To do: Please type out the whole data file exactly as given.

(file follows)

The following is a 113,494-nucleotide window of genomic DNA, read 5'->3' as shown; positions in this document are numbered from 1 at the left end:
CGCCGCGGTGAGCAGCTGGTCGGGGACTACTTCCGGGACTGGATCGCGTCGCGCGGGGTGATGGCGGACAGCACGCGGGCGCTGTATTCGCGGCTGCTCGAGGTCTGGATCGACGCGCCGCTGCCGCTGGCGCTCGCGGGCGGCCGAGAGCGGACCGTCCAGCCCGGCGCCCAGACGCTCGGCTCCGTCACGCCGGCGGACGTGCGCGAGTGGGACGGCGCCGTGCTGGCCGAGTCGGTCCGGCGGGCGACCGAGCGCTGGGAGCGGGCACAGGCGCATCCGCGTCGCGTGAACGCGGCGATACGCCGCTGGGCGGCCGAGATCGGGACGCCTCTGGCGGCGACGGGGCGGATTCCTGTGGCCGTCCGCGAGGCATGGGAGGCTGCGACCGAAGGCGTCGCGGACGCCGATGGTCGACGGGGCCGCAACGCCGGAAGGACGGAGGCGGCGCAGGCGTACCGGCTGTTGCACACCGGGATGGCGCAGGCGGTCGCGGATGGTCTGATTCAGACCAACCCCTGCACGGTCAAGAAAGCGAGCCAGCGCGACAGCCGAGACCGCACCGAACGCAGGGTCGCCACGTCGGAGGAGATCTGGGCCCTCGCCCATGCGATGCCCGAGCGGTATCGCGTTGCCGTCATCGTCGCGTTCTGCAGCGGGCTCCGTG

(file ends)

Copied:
The following is a 113,494-nucleotide window of genomic DNA, read 5'->3' as shown; positions in this document are numbered from 1 at the left end:
CGCCGCGGTGAGCAGCTGGTCGGGGACTACTTCCGGGACTGGATCGCGTCGCGCGGGGTGATGGCGGACAGCACGCGGGCGCTGTATTCGCGGCTGCTCGAGGTCTGGATCGACGCGCCGCTGCCGCTGGCGCTCGCGGGCGGCCGAGAGCGGACCGTCCAGCCCGGCGCCCAGACGCTCGGCTCCGTCACGCCGGCGGACGTGCGCGAGTGGGACGGCGCCGTGCTGGCCGAGTCGGTCCGGCGGGCGACCGAGCGCTGGGAGCGGGCACAGGCGCATCCGCGTCGCGTGAACGCGGCGATACGCCGCTGGGCGGCCGAGATCGGGACGCCTCTGGCGGCGACGGGGCGGATTCCTGTGGCCGTCCGCGAGGCATGGGAGGCTGCGACCGAAGGCGTCGCGGACGCCGATGGTCGACGGGGCCGCAACGCCGGAAGGACGGAGGCGGCGCAGGCGTACCGGCTGTTGCACACCGGGATGGCGCAGGCGGTCGCGGATGGTCTGATTCAGACCAACCCCTGCACGGTCAAGAAAGCGAGCCAGCGCGACAGCCGAGACCGCACCGAACGCAGGGTCGCCACGTCGGAGGAGATCTGGGCCCTCGCCCATGCGATGCCCGAGCGGTATCGCGTTGCCGTCATCGTCGCGTTCTGCAGCGGGCTCCGTG